This is Part 1 of a six-part interview series with FreeAxez CEO Earl Geertgens on the company’s history, Gridd, building design and cable management, the evolution of raised floors and the future of flooring.
For over 20 years, FreeAxez has been widely recognized as the premium innovator, developer, and manufacturer of cabling distribution systems. With a proven system of products, the company continuously expands and refines its product range to meet the ever-changing needs of today’s and tomorrow’s integrated high-performance buildings. We have a commitment to stay ahead of our industry’s evolving needs. This is a commitment that FreeAxez clients can depend on.
FreeAxez’s Gridd adaptive cable management concept has become the preferred choice among architects and end-users. The product is so revolutionary that the Construction Specifications Institute (CSI) recognized that Gridd needed a separate classification and it officially assigned Gridd a new MasterFormat number and title:
09 69 33 Low Profile Fixed Height Access Flooring.
FreeAxez is located in Delran, N.J. Earl Geertgens, III, is the company’s president and CEO since its inception in 1999.
Following is a transcript of a recent interview with Earl.
Interviewer: When did you launch FreeAxez? Talk about the timeline and how FreeAxez has developed and grown since you started the company.
Earl Geertgens: We started in 1999, so we’re in our 21st year. Our first two clients were Johnson & Johnson and MIT. And even though in the very beginning, our system wasn’t exactly mainstream—we didn’t have any distribution—the fact was that Johnson & Johnson and MIT both saw value in our cable management system. Both of those organizations ordered product from us three times in our first year. So, we knew we were onto something.
The architect who found us in both instances would put us into the project. As it was installed, they saw we were problem solvers and could help them in other applications in their buildings.
Interviewer: What is adaptive cabling distribution (ACD)?
Earl Geertgens: After about the first 10 years,we were constantly being referred to as raised floor, raised floor, raised floor. And that ended up being a real obstacle to people understanding what we were, because the raised floor was invented roughly 60 years ago, right around when computers were invented.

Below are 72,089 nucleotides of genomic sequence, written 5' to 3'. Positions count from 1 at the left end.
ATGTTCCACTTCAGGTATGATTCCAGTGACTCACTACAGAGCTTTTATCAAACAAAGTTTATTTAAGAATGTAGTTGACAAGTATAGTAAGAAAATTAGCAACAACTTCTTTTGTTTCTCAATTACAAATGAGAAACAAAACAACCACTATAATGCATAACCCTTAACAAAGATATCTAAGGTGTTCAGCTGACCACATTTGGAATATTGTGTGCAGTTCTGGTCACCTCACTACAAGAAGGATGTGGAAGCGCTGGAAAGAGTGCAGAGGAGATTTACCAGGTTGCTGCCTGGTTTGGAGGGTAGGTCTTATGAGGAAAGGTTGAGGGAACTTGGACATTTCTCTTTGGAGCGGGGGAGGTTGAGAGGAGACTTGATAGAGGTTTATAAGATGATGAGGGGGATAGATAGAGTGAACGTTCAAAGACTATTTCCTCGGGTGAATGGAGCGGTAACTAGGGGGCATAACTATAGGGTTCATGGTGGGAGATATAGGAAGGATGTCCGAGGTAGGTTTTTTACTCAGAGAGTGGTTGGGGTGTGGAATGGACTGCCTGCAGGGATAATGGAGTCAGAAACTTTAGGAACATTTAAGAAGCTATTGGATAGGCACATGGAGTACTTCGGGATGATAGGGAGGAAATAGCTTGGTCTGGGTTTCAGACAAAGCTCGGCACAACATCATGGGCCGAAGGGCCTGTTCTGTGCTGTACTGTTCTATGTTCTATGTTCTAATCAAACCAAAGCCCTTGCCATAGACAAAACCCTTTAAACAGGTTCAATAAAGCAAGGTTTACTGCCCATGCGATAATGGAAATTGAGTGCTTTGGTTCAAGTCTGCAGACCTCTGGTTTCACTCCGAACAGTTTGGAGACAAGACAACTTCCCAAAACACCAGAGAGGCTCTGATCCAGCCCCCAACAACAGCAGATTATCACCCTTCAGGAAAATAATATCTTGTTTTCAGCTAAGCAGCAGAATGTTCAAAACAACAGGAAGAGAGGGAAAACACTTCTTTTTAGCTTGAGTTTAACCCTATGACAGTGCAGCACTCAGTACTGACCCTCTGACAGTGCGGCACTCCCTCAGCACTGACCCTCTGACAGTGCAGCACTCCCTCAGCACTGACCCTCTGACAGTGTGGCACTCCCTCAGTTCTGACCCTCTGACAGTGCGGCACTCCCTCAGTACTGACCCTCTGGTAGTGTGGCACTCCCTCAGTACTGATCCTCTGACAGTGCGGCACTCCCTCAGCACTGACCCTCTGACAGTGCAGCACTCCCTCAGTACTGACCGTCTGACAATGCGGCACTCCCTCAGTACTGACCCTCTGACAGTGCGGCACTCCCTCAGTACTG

When the raised floor was invented, it was originally about four to six feet tall, designed to house mainframe computers. Those computers generated so much heat that they needed to create a sealed airspace in order to push cold air through, just to cool down the equipment—not to cool down the people in the building.
FreeAxez and Gridd are obviously a paradigm of raised access flooring, But we shouldn’t simply use the term “raised floor.” Otherwise, everybody would be comparing us to a post and panel floor; they might call us for cooling systems and components inherently required by post and panel flooring. We found out that, at the end of all our projects for large clients, we needed to not only position ourselves as a saver of construction time and cost, but a guiding light after the fact—because it’s really a technology product for cable distribution, rather than cooling.
ACD® is something we’ve trademarked so that we could get the ball rolling on our clients’ collective understanding what Adaptive Cabling Distribution is. We use ACD to explain to property managers our key role in helping them manage their cables to then make moves, adds and changes to their configurations in order to satisfy their organization’s needs.
Interviewer: How is Gridd different from traditional raised access flooring?
Earl Geertgens: The traditional access floor was designed with a completely different purpose. When raised access floors were invented, the design intent of the engineers—and the problem they were trying to solve—was cooling down those mainframe computers, offsetting the heat for that equipment. That’s why it was designed as a heavy panel in a raised floor with posts, and to create a sealed air space.
Gridd and the FreeAxez system are all about cable management, it’s all about ergonomics, portability and ease of use. The channel plate that the tech needs to lift—instead of weighing 42 pounds in a post and panel raised access floor system—only weighs 1.5 pounds in Gridd’s flooring system.
The Gridd adaptive cable management system was designed to be the solution to a number of needs in today’s modern workplace environments. In Part 2 of this interview, Earl Geertgens will answer some questions as to how Gridd can provide those solutions.